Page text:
Given this disparity, has the venerable art form of political punditry been discredited beyond redemption?
We’ve got some thoughts on that, surprise, surprise. The first is that it’s easy to make pundits look like witch doctors. All you have to do is cherry-pick the worst predictions, which we’ve done above, and suddenly a whole class of cable news analysts appears foolish.
Some pundits were right, or at least more right than Mr. Morris. Ron Brownstein of the National Journal had Obama to win, but a low predicted total of 288 electoral votes, for example. Donna Brazile of the Democratic National Committee said Obama would get 313 electoral votes, which was pretty close to what happened.
Slate has a fun dart-board graphic of pundit hits and misses, which you can peruse here.
After all, Nate Silver isn’t that special. That’s our second point. Many analysts produce prediction models based on lots of polls, plus the addition of economic indicators and other data. If you know your way around a regression analysis, it isn’t that hard.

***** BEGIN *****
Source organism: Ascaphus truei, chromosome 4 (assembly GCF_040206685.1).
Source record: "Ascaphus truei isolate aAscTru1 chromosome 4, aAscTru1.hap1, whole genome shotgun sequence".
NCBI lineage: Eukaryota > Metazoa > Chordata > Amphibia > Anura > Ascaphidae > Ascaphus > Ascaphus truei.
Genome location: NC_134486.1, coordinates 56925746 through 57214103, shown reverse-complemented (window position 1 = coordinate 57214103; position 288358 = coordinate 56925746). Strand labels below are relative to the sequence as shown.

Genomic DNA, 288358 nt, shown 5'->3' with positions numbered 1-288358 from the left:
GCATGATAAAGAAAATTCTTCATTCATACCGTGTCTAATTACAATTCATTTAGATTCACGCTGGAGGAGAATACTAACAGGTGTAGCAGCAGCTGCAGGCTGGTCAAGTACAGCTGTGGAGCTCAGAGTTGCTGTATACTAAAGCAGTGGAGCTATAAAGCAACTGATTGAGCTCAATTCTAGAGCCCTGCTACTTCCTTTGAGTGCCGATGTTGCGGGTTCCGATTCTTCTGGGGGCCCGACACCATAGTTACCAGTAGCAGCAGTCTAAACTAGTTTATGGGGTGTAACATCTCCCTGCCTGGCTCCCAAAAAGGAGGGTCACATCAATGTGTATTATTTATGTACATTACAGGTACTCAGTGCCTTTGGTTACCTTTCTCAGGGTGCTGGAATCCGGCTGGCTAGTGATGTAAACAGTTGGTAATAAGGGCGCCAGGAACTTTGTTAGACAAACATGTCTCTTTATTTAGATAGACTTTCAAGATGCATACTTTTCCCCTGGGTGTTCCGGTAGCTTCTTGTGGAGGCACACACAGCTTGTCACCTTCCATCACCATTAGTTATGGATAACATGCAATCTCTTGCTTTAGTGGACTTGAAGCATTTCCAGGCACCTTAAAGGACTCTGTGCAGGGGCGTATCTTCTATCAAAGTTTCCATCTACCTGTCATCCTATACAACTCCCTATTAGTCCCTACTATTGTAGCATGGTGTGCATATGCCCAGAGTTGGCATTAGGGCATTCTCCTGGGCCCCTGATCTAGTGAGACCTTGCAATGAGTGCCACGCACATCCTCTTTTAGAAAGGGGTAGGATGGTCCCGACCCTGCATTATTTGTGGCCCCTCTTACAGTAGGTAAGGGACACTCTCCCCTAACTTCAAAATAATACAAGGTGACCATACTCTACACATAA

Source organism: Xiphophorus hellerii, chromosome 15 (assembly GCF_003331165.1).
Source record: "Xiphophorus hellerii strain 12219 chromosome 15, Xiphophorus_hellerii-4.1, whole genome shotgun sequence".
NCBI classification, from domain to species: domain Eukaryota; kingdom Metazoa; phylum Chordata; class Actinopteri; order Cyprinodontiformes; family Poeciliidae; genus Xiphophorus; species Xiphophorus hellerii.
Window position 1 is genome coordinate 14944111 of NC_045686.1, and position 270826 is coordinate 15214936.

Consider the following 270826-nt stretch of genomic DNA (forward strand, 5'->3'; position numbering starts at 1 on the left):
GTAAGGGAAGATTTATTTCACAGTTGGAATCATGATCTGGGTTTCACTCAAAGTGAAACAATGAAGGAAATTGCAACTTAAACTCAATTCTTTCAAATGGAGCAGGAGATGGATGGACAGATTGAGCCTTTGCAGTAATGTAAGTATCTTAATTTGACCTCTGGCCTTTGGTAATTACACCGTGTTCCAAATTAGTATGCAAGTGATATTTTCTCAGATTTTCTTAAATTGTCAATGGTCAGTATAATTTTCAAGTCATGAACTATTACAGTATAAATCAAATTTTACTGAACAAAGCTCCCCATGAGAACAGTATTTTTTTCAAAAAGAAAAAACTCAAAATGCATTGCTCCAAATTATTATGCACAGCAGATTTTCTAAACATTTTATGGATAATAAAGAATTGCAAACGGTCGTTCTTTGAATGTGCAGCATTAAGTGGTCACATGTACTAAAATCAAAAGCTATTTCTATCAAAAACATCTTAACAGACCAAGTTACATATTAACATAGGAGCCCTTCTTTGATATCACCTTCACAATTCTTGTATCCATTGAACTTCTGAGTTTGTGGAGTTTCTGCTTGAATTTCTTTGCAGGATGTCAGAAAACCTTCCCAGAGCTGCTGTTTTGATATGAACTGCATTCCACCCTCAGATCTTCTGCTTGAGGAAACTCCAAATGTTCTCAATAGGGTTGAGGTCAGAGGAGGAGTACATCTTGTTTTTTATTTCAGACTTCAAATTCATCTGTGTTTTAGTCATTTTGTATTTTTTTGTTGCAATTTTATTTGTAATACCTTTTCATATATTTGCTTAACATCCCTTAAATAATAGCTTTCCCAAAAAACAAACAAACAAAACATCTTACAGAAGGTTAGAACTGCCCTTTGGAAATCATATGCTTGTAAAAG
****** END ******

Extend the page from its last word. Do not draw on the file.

Political scientist Josh Putnam of Davidson College did a math-based forecast at his Frontloading HQ blog, and he was dead-on, just like Silver. Sam Wang and the Princeton Election Consortium thought Romney would win Florida, but got everything else right.
Heading into the next election cycle, more and more media outlets will want their own Nate Silvers. After all, in the run-up to Election Day, 20 percent of all New York Times web visits included a stop at Silver’s FiveThirtyEight blog. In that sense Silver has dented the old way of doing things, which may never be quite the same. The future of political journalism includes more numbers. We, um, veteran types will have to get used to that fact.